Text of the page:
WASHINGTON--Saying the need for new markets for America's agricultural products has never been greater, American Farm Bureau Federation President Bob Stallman June 22 called for the launch of a new round of global trade talks and urged Congress to grant the President expedited trade negotiating authority.
"Agriculture is more reliant on exports than almost any other sector of our economy," Stallman said. "Significant barriers to global agricultural trade are in place throughout the world and must be eliminated. World Trade Organization negotiations are our best opportunity to eliminate the unfair trading practices that prevent U.S. agriculture from reaching its full potential in world markets."
Despite the fact that a new round of negotiations were not launched two years ago in Seattle as expected, Stallman, said he is encouraged that WTO negotiations are underway, noting that "nothing is more important to agricultural trade" than to launch a new trade round this year.
"We are fortunate that negotiations are underway to further liberalize world trade in agriculture," the farm leader said. "But, these negotiations will mean very little if a new round of World Trade Organization talks is not launched at the ministerial meeting in Qatar this November."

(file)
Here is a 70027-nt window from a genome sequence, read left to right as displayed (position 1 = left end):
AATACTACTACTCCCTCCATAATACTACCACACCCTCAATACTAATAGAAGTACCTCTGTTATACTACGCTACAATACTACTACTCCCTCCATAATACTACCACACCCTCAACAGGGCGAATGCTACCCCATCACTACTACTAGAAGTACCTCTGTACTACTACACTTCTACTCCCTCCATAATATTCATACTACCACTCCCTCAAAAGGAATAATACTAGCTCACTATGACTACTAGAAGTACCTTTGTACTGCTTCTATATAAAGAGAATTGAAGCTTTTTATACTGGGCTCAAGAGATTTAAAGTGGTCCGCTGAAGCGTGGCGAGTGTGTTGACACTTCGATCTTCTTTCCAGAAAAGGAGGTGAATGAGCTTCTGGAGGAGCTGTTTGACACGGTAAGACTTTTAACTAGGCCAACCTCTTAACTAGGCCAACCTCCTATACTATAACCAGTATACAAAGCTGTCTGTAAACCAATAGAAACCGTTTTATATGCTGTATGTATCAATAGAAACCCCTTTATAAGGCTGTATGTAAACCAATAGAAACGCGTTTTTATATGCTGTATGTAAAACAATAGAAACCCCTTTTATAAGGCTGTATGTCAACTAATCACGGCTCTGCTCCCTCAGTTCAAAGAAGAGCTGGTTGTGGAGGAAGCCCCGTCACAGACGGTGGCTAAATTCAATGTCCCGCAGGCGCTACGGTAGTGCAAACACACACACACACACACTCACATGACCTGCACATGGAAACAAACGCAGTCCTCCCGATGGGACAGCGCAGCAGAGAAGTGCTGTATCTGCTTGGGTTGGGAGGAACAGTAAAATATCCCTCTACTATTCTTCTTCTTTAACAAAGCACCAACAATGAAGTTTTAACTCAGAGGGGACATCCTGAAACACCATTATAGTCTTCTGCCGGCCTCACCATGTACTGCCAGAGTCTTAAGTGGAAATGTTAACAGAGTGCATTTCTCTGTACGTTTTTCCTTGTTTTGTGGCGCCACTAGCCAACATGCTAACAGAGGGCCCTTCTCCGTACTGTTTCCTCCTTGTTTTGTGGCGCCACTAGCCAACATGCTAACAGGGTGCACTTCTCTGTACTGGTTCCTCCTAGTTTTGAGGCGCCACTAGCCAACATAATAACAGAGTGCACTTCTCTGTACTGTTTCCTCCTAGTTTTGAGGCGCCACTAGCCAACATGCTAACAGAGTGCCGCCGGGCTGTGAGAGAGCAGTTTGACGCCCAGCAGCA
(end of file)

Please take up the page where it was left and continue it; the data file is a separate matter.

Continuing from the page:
Speaking at a news conference sponsored by the AgTrade coalition, a a group of more than 100 organizations dedicated to increasing agricultural trade, Stallman said President Bush must have the authority to negotiate freely if agriculture is to reap any benefits.
"We need Trade Promotion Authority to give our negotiators credibility at the bargaining, table and to make progress in the WTO negotiations," he said. "We object to using trade agreements as a weapon to make our trading partners comply with certain labor and environmental standards, or to use sanctions and other trade-restrictive measures as enforcement tools. Other avenues exist to achieve these important societal goals."
Stallman reiterated his pledge to help the White House obtain Trade Promotion Authority and "re-establish the United States as the leader in world trade."